Politics & Policy

High Rise

Nation's crime rates continue to climb.

When police arrested Brian Keith Herron, of Owensboro, Kentucky Wednesday, he returned to a place he knew well: the inside of a state prison. Herron, who allegedly robbed three banks in the last month, left prison on December 18th as part of Democratic Governor Paul Patton’s lame-brained attempt to save the state money by letting some “nonviolent” property offenders out of prison early.

It’s because of people like Herron that Americans should start getting worried about crime again. Preliminary FBI statistics for 2002 show that crime will likely rise for the second consecutive year. This will mark America’s first two-year crime “losing streak” in over a decade. Even with wake-up calls from the likes of Herron, hardly anyone has noticed. Many police agencies and politicians point out, correctly, that violent crime — now at its lowest levels since 1966 — has continued to drop. Confidence in local police agencies, buoyed by 9/11, stands at an all-time high. But property crime rates continue to rise: During the first half of the year, they increased a little less than one percent.

So what’s the big deal? The real problem isn’t the increases per se but rather the total lack of concern about them. Several other states have followed Kentucky’s dubious example and released inmates early. Despite a surging population of the males 17-24 who commit about half of all crime, the numbers of people behind bars has begun to fall around the country. Prisons do nothing to break inmates of the bad habits that landed them behind bars so most of those released end up continuing to prey on the public. This needs to change.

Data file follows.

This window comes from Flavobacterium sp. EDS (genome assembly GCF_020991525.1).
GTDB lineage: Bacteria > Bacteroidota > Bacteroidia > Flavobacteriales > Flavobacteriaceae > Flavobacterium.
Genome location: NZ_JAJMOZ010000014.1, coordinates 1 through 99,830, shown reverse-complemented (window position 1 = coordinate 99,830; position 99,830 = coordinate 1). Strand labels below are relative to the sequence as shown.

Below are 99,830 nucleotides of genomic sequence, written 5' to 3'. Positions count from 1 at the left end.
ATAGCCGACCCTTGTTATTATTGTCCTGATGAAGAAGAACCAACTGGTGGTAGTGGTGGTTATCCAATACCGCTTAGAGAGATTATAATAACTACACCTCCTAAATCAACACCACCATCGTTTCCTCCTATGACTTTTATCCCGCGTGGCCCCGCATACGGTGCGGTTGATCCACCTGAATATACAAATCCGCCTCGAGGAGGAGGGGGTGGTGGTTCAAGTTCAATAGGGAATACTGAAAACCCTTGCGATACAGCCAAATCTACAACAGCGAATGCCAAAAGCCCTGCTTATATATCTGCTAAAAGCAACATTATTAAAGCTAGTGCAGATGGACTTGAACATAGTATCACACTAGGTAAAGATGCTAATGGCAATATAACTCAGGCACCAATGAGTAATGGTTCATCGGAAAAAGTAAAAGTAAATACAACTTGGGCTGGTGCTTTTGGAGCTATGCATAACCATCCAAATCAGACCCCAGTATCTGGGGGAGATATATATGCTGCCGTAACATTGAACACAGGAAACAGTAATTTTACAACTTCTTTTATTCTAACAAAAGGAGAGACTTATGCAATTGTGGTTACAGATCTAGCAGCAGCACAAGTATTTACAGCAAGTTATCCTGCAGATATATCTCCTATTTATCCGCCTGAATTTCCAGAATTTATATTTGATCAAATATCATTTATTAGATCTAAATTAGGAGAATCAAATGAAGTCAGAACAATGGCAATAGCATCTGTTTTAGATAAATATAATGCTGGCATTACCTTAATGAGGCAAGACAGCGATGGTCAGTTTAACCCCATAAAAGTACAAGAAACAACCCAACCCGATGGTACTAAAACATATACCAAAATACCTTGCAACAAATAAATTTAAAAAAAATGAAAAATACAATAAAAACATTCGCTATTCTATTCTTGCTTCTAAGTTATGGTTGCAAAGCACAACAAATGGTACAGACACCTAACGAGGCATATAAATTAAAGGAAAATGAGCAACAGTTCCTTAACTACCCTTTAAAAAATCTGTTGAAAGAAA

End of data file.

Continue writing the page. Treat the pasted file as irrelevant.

All of this is a problem because the supposedly “minor” property crimes that many governments no longer care about create fear and destroy neighborhoods. In 1973, still the high-water mark of American crime, six out of ten American homes fell victim to property crimes. Even affluent towns like Cambridge, Massachusetts, Lakewood, Colorado, and Santa Barbara, California saw so many house break-ins that police rarely had time to take fingerprints, much less catch the wrongdoers. Supermarkets fled the inner city as rampant shoplifting destroyed profit margins. About 90 percent of Americans will go their entire lives without falling victim to a violent crime but even in today’s relatively safe society, the average person will still fall victim to a half-dozen property crimes over a lifetime. Even in the worst neighborhoods, most people avoid falling victim to violence. Property crime, on the other hand, touches everyone.

In the past, I’ve given credence to the idea that lower crime rates have a civilizing effect. A distressed inner-city resident seriously afraid of getting murdered is unlikely to care much about losing his television while a comfortable suburbanite might dial 911 over a few rowdy kids. In cities like New York, San Diego, and Lowell, Massachusetts that have reduced crime enormously, calls to the police have remained about level because so many more people call the police. This trend continues but serious property crimes like auto theft are rising more quickly than any other crime: five- and six-percent increases all around the country can not be explained by increased reporting alone. Car theft is the domain of professional criminals increases of this magnitude are a sign of worse things to come.

To stop crime from spiraling out of control once again, America’s governments have to return to the focus that served them well during the 1990s: working with communities to catch predatory criminals and keep them locked away.

Eli Lehrer is senior editor of The American Enterprise.

Eli Lehrer is president and co-founder of the R Street Institute, a free-market think tank. He lives in Herndon, Va., with his wife, Kari, and son, Andrew.


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